“She ran from the police.”
“Is running from the police punishable by death? No, it’s not! She was only fourteen years old. And not only did they kill an unarmed teenage girl, they attacked the people who came outside to see why she was murdered. The people you worship and so highly admire shot rubber bullets into a crowd of parents and children. And they let a dog loose into the crowd that…”
“That was an accident. And none of that has to do with…”
“Accident? Really? Are you serious? So the highly trained police officers here in Lawrence, accidently let a fuckin’ dog loose? That fuckin’ dog almost dismembered a five year old boy! And then what’s even more fucked up…they arrest the father, because he killed the fuckin’ dog in order to save his son’s life.”
He stands in front of her speechless. She slowly closes her eyes and then opens them. She looks directly into his eyes, and points her finger inches away from his nose. “Fuck you! Fuck the police department! Fuck the probation office! Fuck your threats! And fuck anybody who murders innocent children in our community! Do what the fuck you have to do! I’m done.”
She pushes him out her way and starts walking towards the end of the park.
Seventeen year old, Tracy “Roc” Hall, closes her bedroom door and looks over at Lacey. “We got a problem.”
Roc is a member of the female street gang, “The 26th Street Hustlaz”. She has a dark, peanut butter complexion, with beautiful light brown eyes and medium length black hair. She’s standing in front of Lacey, wearing a plain white tank top, blue sweatpants and a pair of teal Chuck Taylors.
“What you talking about?” says Lacey.
“I talked to Katie earlier tonight.”
“What did y’all talk about?”
Roc puts a Newport in her mouth and lights it. She inhales the nicotine smoke through her nose and looks directly into her eyes. “Katie said Jazz has been calling up there non-stop for the past couple days looking for you.”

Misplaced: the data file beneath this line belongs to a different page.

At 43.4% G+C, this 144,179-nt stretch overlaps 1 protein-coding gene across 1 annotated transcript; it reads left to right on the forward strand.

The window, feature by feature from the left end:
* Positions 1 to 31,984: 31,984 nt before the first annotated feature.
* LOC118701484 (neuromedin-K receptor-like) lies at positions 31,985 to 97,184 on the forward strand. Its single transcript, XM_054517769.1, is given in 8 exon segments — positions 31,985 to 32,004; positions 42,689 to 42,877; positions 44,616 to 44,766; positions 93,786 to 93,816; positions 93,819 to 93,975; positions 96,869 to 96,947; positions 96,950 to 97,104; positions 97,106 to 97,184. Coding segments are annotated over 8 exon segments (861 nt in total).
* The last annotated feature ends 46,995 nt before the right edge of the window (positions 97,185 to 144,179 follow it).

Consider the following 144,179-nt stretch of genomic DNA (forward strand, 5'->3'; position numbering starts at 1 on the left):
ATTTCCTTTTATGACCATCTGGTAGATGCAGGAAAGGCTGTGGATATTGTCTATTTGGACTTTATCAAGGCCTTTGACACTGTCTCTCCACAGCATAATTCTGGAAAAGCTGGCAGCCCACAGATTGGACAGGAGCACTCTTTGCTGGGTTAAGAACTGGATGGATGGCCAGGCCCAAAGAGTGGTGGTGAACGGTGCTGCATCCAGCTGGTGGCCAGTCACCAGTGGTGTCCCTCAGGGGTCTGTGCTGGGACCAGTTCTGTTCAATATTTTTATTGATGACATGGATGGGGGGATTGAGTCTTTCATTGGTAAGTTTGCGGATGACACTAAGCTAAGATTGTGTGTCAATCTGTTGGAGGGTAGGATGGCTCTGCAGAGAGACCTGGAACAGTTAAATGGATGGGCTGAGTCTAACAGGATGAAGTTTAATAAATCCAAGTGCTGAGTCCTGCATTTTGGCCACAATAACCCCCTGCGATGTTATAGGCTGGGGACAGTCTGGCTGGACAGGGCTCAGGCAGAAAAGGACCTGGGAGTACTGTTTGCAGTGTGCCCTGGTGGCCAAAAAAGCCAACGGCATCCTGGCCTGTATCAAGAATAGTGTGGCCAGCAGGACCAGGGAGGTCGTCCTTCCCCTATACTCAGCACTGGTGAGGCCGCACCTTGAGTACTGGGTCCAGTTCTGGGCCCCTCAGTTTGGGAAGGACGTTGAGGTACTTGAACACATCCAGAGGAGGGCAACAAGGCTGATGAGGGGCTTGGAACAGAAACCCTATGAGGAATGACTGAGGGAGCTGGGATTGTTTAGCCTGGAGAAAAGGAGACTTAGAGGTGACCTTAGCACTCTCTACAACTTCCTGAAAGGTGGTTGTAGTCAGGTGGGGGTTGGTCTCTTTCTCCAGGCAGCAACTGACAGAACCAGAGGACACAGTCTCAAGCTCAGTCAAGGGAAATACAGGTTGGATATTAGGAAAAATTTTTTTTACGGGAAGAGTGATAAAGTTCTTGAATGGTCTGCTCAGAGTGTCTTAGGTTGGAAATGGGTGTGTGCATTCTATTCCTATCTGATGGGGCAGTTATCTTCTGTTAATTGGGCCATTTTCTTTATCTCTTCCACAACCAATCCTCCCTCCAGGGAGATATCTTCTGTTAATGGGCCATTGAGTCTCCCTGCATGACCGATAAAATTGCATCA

“Jazz? When did he call?” asks Lacey, with a confused look on her face.
“He called earlier tonight, last night, and a few times last week. K said he cussed her out and threaten to beat her ass if she didn’t give you the phone.”
“Why didn’t she call me?”
Roc takes another pull from her cigarette and puts her back against her bedroom wall. “She didn’t want to talk to you. She’s thinking about firing you.”
“That’s some bullshit.”
Roc’s voice changes into a more serious tone. “Look…you know what we got going on at the restaurant. And this nigga is about to fuck up our shit!”
Suddenly, there is a knock on the bedroom door. Roc glances at Lacey and then looks at the door. “Hold up, Lace.”
“Who is that?” asks Lacey.
Roc walks over to her bedroom door and opens it.
Julius opens the large, wooden door. Him and Donald quietly step inside the dance rehearsal room, and immediately hear Franz Schubert’s famous, Symphony No.8 in B minor.
Julius glances over at Donald, and then points at the young chocolate woman, wearing the black yoga pants, white Louis Vuitton printed T-shirt and black and white Pumas.
“That’s Bridgette,” he whispers.
She walks over to the table and turns up the music, unaware they are watching her. She walks back over to her nine year student, Ashley, who’s wearing a pair of pink dance tights and black ballet shoes. She says, “Close your eyes.”
“Ok,” replies Ashley.
Bridgette looks at her closed eyes and begins to circle around her. “Think about opening night, Ashley. Imagine yourself backstage warming up, getting dressed and putting on your make-up. Now think about the orchestra in the pit tuning up their instruments and the theatre opening up to the public. Think about the sound of the audience chatting before your performance.”
Julius leans towards Donald and whispers in his ear. “Remember to call me to reschedule.”
Julius opens the rehearsal room door and quietly steps out. Donald quietly closes the door behind him, so the sound won’t interrupt what he’s seeing.
“When the house lights go down and you take your place, understand you will be nervous,” says Bridgette. “But don’t let the nervousness distract you, ok?”
“Ok,” replies Ashley.